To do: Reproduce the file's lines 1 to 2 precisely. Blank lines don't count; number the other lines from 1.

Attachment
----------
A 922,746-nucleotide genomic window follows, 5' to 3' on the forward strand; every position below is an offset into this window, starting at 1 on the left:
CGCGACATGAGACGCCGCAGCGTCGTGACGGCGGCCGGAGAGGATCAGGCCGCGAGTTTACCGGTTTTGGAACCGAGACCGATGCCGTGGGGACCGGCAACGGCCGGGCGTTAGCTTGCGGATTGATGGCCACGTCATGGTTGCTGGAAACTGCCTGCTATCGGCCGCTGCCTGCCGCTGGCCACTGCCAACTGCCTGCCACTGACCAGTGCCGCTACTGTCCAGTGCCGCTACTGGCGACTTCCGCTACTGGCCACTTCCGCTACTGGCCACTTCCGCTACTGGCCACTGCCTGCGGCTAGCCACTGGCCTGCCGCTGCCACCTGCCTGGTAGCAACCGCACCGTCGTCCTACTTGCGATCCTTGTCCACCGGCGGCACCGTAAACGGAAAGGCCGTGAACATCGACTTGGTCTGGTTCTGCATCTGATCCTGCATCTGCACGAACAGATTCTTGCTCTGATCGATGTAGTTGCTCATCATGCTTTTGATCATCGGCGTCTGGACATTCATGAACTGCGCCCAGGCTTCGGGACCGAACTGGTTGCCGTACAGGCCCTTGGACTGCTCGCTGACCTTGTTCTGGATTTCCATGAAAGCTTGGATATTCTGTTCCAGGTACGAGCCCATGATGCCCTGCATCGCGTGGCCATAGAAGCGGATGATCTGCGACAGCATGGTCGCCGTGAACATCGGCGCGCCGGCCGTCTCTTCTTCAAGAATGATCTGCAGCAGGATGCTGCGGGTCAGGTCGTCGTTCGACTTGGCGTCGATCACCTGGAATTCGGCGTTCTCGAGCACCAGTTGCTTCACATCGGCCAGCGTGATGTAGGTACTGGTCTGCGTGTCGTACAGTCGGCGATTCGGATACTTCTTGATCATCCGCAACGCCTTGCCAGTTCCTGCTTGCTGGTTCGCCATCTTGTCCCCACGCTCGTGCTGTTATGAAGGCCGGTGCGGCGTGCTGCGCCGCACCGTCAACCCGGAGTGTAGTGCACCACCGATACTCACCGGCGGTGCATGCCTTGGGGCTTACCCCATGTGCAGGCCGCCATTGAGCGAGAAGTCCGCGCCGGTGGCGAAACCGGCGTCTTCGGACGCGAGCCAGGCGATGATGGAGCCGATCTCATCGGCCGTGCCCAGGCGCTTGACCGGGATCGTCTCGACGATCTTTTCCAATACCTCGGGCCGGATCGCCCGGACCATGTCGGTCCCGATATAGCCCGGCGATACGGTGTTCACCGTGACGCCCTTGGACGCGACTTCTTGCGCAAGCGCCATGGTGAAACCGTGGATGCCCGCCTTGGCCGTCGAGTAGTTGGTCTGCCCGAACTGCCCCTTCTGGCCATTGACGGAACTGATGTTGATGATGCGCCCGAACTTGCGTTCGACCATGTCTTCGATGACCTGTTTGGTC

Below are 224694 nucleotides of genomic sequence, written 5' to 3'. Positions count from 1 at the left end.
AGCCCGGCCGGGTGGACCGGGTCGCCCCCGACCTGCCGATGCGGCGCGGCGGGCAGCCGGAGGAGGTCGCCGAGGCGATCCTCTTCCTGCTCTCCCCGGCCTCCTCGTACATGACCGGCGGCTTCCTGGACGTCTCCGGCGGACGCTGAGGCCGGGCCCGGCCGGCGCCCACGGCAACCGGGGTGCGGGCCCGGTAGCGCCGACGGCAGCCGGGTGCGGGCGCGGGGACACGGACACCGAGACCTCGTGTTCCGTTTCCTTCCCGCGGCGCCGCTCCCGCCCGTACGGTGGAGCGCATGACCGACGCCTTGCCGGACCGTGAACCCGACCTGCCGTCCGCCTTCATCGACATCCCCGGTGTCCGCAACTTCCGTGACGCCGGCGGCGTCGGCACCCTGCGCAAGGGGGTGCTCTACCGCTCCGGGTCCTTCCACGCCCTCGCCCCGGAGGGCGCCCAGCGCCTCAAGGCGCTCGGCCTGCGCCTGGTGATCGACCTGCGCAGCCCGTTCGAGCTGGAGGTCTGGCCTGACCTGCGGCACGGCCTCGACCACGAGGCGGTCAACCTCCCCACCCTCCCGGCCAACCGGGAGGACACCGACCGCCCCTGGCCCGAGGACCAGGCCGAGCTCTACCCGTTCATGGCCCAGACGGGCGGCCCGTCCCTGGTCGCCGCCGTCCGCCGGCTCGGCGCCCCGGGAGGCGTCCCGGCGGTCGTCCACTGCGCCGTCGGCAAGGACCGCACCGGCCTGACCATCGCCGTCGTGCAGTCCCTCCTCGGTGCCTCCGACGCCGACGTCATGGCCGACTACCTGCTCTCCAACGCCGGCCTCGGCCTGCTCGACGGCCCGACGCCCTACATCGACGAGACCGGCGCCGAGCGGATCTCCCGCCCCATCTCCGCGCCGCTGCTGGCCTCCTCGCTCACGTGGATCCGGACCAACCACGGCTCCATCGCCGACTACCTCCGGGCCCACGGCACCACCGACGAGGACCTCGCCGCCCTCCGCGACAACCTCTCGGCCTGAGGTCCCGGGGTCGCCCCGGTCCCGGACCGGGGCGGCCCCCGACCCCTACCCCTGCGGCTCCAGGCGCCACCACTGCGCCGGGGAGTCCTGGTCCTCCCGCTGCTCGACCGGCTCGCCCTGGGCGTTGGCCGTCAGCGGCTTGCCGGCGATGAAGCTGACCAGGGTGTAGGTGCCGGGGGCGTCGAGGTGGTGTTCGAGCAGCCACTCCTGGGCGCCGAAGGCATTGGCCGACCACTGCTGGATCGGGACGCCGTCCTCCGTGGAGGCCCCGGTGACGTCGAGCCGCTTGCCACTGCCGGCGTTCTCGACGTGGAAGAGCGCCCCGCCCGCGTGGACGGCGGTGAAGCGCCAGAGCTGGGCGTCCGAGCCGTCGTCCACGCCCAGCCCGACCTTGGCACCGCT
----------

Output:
A 922,746-nucleotide genomic window follows, 5' to 3' on the forward strand; every position below is an offset into this window, starting at 1 on the left:
CGCGACATGAGACGCCGCAGCGTCGTGACGGCGGCCGGAGAGGATCAGGCCGCGAGTTTACCGGTTTTGGAACCGAGACCGATGCCGTGGGGACCGGCAACGGCCGGGCGTTAGCTTGCGGATTGATGGCCACGTCATGGTTGCTGGAAACTGCCTGCTATCGGCCGCTGCCTGCCGCTGGCCACTGCCAACTGCCTGCCACTGACCAGTGCCGCTACTGTCCAGTGCCGCTACTGGCGACTTCCGCTACTGGCCACTTCCGCTACTGGCCACTTCCGCTACTGGCCACTGCCTGCGGCTAGCCACTGGCCTGCCGCTGCCACCTGCCTGGTAGCAACCGCACCGTCGTCCTACTTGCGATCCTTGTCCACCGGCGGCACCGTAAACGGAAAGGCCGTGAACATCGACTTGGTCTGGTTCTGCATCTGATCCTGCATCTGCACGAACAGATTCTTGCTCTGATCGATGTAGTTGCTCATCATGCTTTTGATCATCGGCGTCTGGACATTCATGAACTGCGCCCAGGCTTCGGGACCGAACTGGTTGCCGTACAGGCCCTTGGACTGCTCGCTGACCTTGTTCTGGATTTCCATGAAAGCTTGGATATTCTGTTCCAGGTACGAGCCCATGATGCCCTGCATCGCGTGGCCATAGAAGCGGATGATCTGCGACAGCATGGTCGCCGTGAACATCGGCGCGCCGGCCGTCTCTTCTTCAAGAATGATCTGCAGCAGGATGCTGCGGGTCAGGTCGTCGTTCGACTTGGCGTCGATCACCTGGAATTCGGCGTTCTCGAGCACCAGTTGCTTCACATCGGCCAGCGTGATGTAGGTACTGGTCTGCGTGTCGTACAGTCGGCGATTCGGATACTTCTTGATCATCCGCAACGCCTTGCCAGTTCCTGCTTGCTGGTTCGCCATCTTGTCCCCACGCTCGTGCTGTTATGAAGGCCGGTGCGGCGTGCTGCGCCGCACCGTCAACCCGGAGTGTAGTGCACCACCGATACTCACCGGCGGTGCATGCCTTGGGGCTTACCCCATGTGCAGGCCGCCATTGAGCGAGAAGTCCGCGCCGGTGGCGAAACCGGCGTCTTCGGACGCGAGCCAGGCGATGATGGAGCCGATCTCATCGGCCGTGCCCAGGCGCTTGACCGGGATCGTCTCGACGATCTTTTCCAATACCTCGGGCCGGATCGCCCGGACCATGTCGGTCCCGATATAGCCCGGCGATACGGTGTTCACCGTGACGCCCTTGGACGCGACTTCTTGCGCAAGCGCCATGGTGAAACCGTGGATGCCCGCCTTGGCCGTCGAGTAGTTGGTCTGCCCGAACTGCCCCTTCTGGCCATTGACGGAACTGATGTTGATGATGCGCCCGAACTTGCGTTCGACCATGTCTTCGATGACCTGTTTGGTC